NASA launches lunar Gravity Recovery and Interior Laboratory spacecraft to study moon

Click to EnlargePosted by Courtney E. Howard

CAPE CANAVERAL, Fla., 10 Sept. 2011. NASA officials launched its twin lunar Gravity Recovery and Interior Laboratory (GRAIL) spacecraft from Cape Canaveral Air Force Station, Fla., today at 9:08 a.m. EDT to study the moon in detail. GRAIL-A is expected to reach the moon on New Year's Eve 2011, whereas GRAIL-B is scheduled to arrive New Year's Day 2012. The two solar-powered spacecraft will fly in tandem orbits around the moon to measure its gravity field, helping to answer longstanding questions about the moon and how Earth and other rocky planets in the solar system formed.


The spacecraft launched aboard a United Launch Alliance Delta II rocket. GRAIL mission controllers acquired a signal from GRAIL-A at 10:29 a.m., and from GRAIL-B eight minutes later. Telemetry data from both spacecraft indicates their solar panels are deployed and operating as expected.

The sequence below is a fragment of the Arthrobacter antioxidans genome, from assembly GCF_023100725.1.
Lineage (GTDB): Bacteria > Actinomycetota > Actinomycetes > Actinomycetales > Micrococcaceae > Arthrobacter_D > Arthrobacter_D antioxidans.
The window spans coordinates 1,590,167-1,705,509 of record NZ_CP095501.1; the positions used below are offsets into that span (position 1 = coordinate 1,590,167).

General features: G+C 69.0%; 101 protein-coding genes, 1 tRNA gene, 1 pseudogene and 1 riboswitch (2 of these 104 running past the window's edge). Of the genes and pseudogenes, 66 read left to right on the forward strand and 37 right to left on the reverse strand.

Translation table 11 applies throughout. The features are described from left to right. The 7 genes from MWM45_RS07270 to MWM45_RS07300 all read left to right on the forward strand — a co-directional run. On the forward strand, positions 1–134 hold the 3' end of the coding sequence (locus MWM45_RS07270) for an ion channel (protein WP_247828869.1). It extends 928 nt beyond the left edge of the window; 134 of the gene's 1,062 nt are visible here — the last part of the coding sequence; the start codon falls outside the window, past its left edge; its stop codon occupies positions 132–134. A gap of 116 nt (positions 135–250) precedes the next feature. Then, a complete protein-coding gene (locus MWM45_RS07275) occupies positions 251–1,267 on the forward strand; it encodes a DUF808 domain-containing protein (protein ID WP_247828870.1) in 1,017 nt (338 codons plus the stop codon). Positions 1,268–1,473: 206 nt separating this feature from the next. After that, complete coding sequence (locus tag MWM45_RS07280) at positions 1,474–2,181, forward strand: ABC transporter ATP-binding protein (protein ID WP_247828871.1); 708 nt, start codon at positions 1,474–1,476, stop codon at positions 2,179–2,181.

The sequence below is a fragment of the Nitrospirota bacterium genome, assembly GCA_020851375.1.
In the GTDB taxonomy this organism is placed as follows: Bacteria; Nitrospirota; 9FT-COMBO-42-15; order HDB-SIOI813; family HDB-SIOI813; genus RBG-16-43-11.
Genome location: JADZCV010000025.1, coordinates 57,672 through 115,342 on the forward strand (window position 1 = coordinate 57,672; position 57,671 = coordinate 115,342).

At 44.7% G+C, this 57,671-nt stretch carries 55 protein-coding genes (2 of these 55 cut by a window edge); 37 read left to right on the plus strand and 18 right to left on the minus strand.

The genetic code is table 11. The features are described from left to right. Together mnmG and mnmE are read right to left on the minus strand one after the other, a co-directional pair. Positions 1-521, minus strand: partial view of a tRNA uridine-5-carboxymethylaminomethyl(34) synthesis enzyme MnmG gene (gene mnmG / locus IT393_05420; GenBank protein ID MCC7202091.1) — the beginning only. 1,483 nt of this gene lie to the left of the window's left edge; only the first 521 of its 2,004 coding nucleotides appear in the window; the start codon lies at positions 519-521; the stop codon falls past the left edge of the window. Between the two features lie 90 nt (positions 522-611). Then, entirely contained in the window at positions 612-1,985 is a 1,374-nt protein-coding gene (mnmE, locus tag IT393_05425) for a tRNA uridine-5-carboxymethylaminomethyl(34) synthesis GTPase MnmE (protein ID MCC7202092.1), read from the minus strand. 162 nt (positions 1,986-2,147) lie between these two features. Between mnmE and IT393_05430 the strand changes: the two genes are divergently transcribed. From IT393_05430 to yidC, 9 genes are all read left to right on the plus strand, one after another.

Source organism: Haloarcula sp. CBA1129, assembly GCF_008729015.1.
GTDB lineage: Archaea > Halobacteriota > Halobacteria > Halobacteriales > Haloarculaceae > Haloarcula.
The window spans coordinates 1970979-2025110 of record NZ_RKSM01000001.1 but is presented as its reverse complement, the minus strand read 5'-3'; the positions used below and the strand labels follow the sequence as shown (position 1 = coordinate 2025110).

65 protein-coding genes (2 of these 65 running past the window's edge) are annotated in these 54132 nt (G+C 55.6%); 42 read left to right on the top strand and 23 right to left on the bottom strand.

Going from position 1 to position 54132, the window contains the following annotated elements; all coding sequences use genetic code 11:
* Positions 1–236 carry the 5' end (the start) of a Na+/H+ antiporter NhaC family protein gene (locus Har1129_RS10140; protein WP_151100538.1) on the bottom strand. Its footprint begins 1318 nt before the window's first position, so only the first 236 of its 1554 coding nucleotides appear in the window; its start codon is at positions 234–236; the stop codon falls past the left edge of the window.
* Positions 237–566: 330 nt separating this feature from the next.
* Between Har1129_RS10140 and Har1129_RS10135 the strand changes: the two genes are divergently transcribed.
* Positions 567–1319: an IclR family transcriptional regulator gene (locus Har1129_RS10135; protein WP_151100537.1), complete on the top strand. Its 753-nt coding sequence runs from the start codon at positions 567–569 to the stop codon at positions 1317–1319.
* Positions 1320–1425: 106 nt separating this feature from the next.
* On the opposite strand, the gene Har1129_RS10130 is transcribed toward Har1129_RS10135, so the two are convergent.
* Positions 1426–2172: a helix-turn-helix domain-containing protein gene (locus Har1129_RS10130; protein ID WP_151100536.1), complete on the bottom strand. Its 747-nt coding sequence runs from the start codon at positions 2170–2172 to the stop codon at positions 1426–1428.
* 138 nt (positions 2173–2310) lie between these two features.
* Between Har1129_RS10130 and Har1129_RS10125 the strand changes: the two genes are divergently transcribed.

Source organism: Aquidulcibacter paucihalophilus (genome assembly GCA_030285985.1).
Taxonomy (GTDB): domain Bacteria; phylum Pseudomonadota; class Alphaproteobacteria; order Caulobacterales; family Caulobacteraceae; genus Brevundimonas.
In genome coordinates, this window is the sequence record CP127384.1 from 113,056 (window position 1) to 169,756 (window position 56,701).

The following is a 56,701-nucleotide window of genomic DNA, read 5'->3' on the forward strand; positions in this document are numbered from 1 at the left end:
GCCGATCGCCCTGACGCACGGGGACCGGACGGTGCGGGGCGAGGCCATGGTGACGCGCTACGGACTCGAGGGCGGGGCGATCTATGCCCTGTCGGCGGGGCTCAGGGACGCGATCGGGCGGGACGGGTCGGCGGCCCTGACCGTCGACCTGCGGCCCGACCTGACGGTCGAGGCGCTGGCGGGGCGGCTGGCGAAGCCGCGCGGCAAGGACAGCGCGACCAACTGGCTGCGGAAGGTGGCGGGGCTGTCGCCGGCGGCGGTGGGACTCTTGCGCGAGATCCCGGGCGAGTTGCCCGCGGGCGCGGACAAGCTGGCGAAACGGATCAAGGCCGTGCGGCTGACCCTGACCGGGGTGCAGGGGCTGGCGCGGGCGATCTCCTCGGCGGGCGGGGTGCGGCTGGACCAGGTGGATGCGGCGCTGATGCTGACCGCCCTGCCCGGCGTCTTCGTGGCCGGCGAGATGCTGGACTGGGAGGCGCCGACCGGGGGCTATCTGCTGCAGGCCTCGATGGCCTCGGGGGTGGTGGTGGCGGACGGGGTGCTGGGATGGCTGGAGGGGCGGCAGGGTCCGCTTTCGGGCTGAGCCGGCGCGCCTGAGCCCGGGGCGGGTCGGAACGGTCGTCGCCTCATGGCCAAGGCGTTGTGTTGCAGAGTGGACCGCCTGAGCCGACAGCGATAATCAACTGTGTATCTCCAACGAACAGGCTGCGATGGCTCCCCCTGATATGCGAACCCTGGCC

"Our GRAIL twins have Earth in their rearview mirrors and the moon in their sights," explains David Lehman, GRAIL project manager at NASA's Jet Propulsion Laboratory (JPL) in Pasadena, Calif. "The mission team is ready to test, analyze, and fine tune our spacecraft over the next three-and-a-half months on our journey to lunar orbit."

The distance from Earth to the moon, in a straight line, is roughly 250,000 miles (402,336 kilometers). NASA's Apollo moon crews needed approximately three days to cover that distance; yet, each spacecraft will take approximately 3.5 months and cover more than 2.5 million miles (4 million kilometers) to arrive. This low-energy trajectory results in the longer travel time. The size of the launch vehicle allows more time for spacecraft check-out and time to update plans for lunar operations. The science collection phase for GRAIL is expected to last 82 days.

"GRAIL will take lunar exploration to a new level, providing an unprecedented characterization of the moon's interior that will advance understanding of how the moon formed and evolved," says Maria Zuber, GRAIL principal investigator from the Massachusetts Institute of Technology in Cambridge, Mass.

JPL manages the GRAIL mission, which is part of the Discovery Program managed at NASA's Marshall Space Flight Center in Huntsville, Ala. Lockheed Martin Space Systems in Denver built the spacecraft. Launch management for the mission is the responsibility of NASA's Launch Services Program at the Kennedy Space Center, Florida.


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